One woman, who spoke to The Daily Beast on the condition of anonymity, said she did not add any names to the list. But two men she said committed misconduct toward her were already named in the document.
“Not one but two men I knew were on the list for doing things they had done to me,” she said. She highlighted the names, which indicated that multiple women had made those allegations.
In its way, the list was an updated version of the whisper networks women have long used use to warn each other of harmful men in their industries, she said. But this digital form was broader, with the ability to reach more people.
“The list had wider reach than your typical ‘whisper network,’” she said. “Afterwards, some people talked about how the allegations against some men on the list were ‘common knowledge,’ which I think is indicative of the shortcomings of IRL whisper networks — if you’re not in the know, you’re fucked. This was definitely more accessible. But I don’t think it was too different from what women normally do, it was just more standardized.”
Elliott’s name was among the highlighted: men whom multiple people had accused of abuse.
“Rape accusations, sexual harassment, coercion, unsolicited invitations to his apartment, a dude who snuck into Binders???” Elliott’s entry read. (“Binders” refers to a Facebook group for women and non-binary writers.)
In his suit, Elliott denied all the allegations. He could not have sexually harassed women, he said, because he has written nonfiction essays about being sexually submissive.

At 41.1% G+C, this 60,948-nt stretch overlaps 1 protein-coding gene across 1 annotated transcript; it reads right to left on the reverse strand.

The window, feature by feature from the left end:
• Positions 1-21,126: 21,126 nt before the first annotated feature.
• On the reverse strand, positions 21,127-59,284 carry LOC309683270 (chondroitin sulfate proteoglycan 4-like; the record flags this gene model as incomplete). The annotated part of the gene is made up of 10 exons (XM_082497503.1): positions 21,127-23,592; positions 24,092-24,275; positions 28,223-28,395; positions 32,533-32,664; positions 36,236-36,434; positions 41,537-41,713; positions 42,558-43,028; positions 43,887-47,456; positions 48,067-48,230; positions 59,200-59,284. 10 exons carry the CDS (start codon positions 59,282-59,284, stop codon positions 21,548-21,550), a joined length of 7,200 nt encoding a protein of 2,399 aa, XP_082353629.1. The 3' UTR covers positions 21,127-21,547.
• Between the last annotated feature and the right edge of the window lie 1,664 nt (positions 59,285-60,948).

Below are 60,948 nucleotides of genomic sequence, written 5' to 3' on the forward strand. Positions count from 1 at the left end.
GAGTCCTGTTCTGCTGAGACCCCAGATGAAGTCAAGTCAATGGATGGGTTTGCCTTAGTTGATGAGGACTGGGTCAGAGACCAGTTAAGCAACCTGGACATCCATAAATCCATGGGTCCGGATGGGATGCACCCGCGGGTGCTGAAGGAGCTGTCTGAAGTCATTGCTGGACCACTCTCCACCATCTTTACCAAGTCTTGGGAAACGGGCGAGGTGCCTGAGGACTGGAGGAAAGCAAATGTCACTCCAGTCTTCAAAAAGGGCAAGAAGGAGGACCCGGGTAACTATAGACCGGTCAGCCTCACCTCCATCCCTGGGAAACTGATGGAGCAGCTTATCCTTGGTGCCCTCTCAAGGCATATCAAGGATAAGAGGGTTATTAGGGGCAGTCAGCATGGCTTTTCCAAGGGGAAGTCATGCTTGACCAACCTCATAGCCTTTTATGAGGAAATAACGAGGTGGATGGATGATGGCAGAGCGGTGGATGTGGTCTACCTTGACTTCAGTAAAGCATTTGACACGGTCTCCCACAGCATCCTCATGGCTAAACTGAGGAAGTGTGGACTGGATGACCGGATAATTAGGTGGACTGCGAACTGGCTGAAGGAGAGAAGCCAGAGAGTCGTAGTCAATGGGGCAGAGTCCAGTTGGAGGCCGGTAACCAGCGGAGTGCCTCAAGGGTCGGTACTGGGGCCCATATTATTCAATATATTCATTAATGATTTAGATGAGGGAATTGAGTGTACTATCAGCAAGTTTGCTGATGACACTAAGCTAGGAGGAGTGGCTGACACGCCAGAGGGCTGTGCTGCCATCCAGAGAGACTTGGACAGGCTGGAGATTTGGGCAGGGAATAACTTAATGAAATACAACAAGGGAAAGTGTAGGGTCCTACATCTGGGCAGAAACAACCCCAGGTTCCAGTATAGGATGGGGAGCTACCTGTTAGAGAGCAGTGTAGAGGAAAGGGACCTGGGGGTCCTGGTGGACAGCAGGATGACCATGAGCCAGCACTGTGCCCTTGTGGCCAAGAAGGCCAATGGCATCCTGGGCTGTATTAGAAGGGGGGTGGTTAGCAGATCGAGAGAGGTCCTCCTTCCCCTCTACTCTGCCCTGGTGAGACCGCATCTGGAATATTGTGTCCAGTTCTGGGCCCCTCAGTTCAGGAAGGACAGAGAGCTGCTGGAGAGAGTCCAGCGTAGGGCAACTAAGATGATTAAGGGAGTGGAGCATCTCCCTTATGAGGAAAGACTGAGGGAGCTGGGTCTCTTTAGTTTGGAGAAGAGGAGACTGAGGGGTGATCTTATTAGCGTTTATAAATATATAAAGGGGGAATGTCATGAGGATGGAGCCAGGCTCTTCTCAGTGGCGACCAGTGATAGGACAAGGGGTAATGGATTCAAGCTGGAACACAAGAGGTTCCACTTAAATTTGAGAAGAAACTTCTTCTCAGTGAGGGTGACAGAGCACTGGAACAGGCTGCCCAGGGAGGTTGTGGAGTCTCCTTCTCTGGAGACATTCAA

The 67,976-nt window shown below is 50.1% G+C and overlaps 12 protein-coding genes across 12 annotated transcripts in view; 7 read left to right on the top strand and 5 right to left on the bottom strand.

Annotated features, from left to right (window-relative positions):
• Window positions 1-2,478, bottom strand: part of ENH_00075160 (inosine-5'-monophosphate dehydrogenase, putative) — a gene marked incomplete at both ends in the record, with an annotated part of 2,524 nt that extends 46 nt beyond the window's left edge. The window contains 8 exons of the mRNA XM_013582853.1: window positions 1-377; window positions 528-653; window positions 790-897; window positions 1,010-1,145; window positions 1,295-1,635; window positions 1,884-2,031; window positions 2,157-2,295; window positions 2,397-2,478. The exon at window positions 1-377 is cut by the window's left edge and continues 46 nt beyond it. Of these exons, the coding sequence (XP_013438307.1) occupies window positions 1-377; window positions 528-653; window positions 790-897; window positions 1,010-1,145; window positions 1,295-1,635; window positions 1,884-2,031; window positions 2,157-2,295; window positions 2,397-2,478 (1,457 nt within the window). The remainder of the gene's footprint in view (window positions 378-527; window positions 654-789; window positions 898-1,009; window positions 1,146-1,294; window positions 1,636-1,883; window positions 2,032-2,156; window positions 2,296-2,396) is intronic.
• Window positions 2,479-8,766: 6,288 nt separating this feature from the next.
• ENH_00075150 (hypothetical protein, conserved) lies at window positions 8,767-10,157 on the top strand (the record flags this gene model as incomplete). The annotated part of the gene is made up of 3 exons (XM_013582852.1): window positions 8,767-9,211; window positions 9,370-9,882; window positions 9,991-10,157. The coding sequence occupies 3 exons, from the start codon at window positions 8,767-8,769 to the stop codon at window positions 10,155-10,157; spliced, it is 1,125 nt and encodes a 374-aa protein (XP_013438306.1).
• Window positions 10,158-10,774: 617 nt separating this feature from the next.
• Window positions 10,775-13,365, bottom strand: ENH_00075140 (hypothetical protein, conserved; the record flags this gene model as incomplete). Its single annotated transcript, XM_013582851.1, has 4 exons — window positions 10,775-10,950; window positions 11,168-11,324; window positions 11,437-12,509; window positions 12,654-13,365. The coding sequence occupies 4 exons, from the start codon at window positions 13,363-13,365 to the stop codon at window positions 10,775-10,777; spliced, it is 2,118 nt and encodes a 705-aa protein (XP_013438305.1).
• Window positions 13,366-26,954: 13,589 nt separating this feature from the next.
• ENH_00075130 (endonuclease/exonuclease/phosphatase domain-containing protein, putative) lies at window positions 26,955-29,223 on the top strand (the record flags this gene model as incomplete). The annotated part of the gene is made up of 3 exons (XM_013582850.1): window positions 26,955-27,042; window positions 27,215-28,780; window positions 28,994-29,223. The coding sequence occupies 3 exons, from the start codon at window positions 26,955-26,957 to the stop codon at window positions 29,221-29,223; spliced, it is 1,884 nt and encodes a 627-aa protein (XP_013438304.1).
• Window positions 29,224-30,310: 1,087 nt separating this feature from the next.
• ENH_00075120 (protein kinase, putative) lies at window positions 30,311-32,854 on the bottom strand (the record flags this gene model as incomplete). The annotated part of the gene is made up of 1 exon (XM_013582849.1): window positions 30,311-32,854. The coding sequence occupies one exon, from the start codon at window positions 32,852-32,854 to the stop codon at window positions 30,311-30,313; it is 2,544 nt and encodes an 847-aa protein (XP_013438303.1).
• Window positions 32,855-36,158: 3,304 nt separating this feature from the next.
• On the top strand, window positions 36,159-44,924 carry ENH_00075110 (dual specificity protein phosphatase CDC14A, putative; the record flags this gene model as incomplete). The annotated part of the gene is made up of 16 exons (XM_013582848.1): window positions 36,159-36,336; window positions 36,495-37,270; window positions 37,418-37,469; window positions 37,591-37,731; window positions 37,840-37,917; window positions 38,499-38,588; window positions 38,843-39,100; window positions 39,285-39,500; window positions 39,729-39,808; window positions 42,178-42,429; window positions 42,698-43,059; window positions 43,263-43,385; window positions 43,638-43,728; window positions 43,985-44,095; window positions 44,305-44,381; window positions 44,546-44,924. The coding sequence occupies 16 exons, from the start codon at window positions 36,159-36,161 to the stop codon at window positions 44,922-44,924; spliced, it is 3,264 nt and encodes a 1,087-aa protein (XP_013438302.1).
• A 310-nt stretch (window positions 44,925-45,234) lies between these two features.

“Plaintiff openly describes his sexual preferences in detail so that it is clear he could not physically participate in the false, unsubstantiated allegations published about him in the List by Defendants,” his suit reads.
He elaborated on the idea in an essay last month.“I was shocked to find myself accused of rape,” he wrote. “I don’t like intercourse, I don’t like penetrating people with objects, and I don’t like receiving oral sex. My entire sexuality is wrapped up in BDSM. Cross-dressing, bondage, masochism. I’m always the bottom. I’ve been in long romantic relationships with women without ever seeing them naked. Almost every time I’ve had intercourse during the past 10 years, it has been in the context of dominance/submission, often without my consent, and usually while I’m tied up or in a straitjacket and hood. I’ve never had sex with anyone who works in media.”
Shortly after his essay’s publication, his former colleague Lyz Lenz took to Twitter to refute his claims. Elliott had acted coercively toward her when she was his employee at a literary magazine she said.
Lenz, who has gone on to a successful writing career of her own, accused Elliott of groping and harassing her.
“Remember when I was an unpaid editor at your magazine and we met at AWP where you invited me up to your room to watch a movie and I declined?” Lenz tweeted. “But you didn't take no for an answer. You hounded me. I hid under a table.”
As of Friday afternoon, a GoFundMe for Donegan's legal fees had raised more than $60,000.